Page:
US8643462 *Nov 5, 2010Feb 4, 2014Powertech Industrial Co., Ltd.Switch module
US8749340 *Sep 16, 2011Jun 10, 2014Powertech Industrial Co., Ltd.Electric receptacle apparatus with replaceable protection module
US20100231346 *Mar 12, 2010Sep 16, 2010Shinko Electric Industries Co., Ltd.3-electrode surge protective device
US20110084793 *Oct 7, 2010Apr 14, 2011Monster Cable Products, Inc.Tri-Mode Over-Voltage Protection and Disconnect Circuit Apparatus and Method
US20110205011 *Aug 17, 2009Aug 25, 2011Dehn + Sohne Gmbh + Co. KgRapid disconnect device
US20120067708 *Nov 5, 2010Mar 22, 2012Powertech Industrial Co., Ltd.Switch module
US20120068807 *Sep 16, 2011Mar 22, 2012Powertech Industrial Co., Ltd.Electric receptacle apparatus with replaceable protection module
US20120105191 *Jan 10, 2012May 3, 2012Robert WangExplosion-roof and flameproof ejection type safety surge-absorbing module
CN101303926BJun 19, 2008Oct 27, 2010兴勤(常州)电子有限公司Voltage dependent resistor
CN101998764BAug 20, 2009Aug 8, 2012中达电通股份有限公司Matrix MOV circuit board structure and manufacturing method thereof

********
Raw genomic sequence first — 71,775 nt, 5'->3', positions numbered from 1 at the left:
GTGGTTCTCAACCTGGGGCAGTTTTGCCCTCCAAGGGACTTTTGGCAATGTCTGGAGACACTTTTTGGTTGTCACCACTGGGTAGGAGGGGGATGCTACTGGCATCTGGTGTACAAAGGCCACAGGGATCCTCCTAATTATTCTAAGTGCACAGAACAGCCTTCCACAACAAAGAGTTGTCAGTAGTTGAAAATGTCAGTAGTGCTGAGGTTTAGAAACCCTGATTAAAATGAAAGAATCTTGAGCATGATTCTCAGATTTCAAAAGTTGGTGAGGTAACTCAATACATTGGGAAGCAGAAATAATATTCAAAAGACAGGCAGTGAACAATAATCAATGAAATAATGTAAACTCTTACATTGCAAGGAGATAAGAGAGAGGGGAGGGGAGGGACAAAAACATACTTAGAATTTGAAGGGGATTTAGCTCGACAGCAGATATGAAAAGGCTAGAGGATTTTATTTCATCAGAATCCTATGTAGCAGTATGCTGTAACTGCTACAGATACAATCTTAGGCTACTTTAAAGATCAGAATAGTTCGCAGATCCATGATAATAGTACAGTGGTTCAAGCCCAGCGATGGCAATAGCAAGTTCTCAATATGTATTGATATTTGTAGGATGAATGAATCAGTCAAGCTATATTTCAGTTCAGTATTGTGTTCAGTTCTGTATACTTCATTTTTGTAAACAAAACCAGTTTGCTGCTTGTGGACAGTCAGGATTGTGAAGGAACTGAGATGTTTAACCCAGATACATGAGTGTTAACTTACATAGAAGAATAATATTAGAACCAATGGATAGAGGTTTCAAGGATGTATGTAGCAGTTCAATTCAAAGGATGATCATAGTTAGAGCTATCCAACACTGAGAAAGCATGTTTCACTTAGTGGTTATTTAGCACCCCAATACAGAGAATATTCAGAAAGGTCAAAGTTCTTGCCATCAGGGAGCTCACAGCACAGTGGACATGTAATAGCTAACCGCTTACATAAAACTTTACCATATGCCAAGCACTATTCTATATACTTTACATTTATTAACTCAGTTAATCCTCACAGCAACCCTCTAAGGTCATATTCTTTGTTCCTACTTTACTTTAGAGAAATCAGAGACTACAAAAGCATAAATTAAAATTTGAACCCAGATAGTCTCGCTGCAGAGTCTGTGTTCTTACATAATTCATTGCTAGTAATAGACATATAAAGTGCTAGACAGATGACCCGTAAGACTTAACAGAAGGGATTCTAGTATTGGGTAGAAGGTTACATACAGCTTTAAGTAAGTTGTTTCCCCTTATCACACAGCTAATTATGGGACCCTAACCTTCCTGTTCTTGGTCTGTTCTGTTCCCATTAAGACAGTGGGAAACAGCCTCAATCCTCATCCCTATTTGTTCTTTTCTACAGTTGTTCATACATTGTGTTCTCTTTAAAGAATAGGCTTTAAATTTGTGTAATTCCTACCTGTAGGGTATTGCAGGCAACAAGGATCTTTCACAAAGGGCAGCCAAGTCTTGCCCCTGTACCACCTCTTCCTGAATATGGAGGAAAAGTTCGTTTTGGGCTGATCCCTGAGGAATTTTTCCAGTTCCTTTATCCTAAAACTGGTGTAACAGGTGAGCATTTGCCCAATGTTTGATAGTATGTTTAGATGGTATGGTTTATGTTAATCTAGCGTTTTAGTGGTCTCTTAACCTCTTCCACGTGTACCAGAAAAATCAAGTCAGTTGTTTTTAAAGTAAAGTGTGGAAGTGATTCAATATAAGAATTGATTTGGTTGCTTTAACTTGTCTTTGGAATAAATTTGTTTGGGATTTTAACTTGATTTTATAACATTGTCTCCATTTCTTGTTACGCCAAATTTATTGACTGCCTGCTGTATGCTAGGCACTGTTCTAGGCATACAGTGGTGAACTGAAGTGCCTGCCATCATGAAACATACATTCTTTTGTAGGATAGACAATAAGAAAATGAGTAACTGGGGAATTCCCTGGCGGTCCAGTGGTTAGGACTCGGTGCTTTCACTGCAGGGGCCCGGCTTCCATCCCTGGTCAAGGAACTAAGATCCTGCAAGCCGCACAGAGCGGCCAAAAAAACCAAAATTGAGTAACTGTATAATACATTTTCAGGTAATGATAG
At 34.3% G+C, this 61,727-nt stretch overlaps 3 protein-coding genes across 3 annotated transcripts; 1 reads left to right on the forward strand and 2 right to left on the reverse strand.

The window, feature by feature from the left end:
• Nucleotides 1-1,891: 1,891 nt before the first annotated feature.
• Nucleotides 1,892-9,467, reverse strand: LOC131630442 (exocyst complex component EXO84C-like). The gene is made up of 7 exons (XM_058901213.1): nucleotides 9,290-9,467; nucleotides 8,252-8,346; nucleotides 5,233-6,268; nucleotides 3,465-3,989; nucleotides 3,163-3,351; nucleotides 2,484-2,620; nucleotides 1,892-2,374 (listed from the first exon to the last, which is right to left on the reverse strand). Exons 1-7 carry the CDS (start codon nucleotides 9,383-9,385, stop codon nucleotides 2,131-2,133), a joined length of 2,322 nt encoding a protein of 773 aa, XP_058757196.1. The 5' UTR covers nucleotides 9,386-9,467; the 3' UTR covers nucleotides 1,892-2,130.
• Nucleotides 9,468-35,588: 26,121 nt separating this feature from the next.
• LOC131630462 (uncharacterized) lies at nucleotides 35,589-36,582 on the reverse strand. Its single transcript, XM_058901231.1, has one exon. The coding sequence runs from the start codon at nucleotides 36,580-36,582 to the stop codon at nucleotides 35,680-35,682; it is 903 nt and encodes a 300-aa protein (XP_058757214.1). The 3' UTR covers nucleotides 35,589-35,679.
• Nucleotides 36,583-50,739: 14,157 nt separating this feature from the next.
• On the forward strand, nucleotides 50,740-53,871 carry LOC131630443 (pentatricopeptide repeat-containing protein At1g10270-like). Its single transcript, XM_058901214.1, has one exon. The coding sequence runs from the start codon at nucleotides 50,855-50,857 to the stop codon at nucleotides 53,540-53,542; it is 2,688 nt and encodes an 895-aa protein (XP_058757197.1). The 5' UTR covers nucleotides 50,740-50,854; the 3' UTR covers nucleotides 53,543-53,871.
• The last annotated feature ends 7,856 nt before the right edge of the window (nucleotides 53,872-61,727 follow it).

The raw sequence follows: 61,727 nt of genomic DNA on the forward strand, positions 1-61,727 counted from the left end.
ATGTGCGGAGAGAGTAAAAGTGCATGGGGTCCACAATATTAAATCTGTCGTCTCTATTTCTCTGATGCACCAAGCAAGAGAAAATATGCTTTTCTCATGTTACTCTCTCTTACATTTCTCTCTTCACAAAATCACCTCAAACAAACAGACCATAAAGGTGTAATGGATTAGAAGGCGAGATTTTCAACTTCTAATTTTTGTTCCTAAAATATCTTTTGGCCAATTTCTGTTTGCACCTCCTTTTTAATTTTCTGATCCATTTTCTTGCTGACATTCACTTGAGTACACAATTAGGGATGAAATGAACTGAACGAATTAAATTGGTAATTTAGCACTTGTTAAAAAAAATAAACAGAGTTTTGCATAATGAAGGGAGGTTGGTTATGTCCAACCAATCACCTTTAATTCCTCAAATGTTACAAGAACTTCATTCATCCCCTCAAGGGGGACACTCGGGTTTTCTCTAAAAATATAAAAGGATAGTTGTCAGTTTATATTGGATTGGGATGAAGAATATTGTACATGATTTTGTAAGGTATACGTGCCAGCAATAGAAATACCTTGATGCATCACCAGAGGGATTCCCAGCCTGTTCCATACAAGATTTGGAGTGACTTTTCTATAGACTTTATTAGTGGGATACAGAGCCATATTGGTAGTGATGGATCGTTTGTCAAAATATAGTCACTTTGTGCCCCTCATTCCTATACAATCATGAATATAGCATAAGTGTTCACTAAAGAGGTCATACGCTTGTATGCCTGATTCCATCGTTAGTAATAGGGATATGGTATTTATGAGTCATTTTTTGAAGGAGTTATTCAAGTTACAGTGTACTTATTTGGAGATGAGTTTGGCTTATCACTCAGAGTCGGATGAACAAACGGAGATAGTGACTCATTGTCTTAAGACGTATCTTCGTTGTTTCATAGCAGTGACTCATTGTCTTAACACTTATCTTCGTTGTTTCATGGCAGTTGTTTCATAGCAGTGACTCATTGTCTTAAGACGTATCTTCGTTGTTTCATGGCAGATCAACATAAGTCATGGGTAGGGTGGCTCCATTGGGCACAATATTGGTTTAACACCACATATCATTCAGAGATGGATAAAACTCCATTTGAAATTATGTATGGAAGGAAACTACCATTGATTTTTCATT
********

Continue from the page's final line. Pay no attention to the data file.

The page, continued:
DE102009017518A1Apr 20, 2009Nov 19, 2009Littlefuse, Inc., ChicagoSchaltungsschutzvorrichtung einschließlich Widerstand und Sicherungselement
Classifications
U.S. Classification361/103, 337/5, 361/127
International ClassificationH01H37/76, H01C7/12
Cooperative ClassificationH01C7/126, H01H37/761, H01H2037/768
European ClassificationH01C7/12C
Legal Events
DateCodeEventDescription
Apr 21, 2011FPAYFee payment
Year of fee payment: 8
Apr 12, 2011ASAssignment
Owner name: DONGGUAN LITTELFUSE ELECTRONICS CO., LTD., CHINA
Free format text: ASSIGNMENT OF ASSIGNORS INTEREST;ASSIGNOR:LITTELFUSE IRELAND DEVELOPMENT COMPANY LIMITED;REEL/FRAME:026116/0976
Effective date: 20101231
Apr 10, 2007FPAYFee payment
Year of fee payment: 4
Jul 2, 2001ASAssignment
Owner name: LITTELFUSE IRLAND DEVELOPMENT COMPANY LIMITED, IRE
Free format text: ASSIGNMENT OF ASSIGNORS INTEREST;ASSIGNORS:MCLOUGHLIN, NEIL A.;O DONOVAN, MICHAEL;REEL/FRAME:011948/0158;SIGNING DATES FROM 20010528 TO 20010529
Owner name: LITTELFUSE IRLAND DEVELOPMENT COMPANY LIMITEDDUNDA
Free format text: ASSIGNMENT OF ASSIGNORS INTEREST;ASSIGNORS:MCLOUGHLIN, NEIL A. /AR;REEL/FRAME:011948/0158;SIGNING DATES FROM 20010528 TO 20010529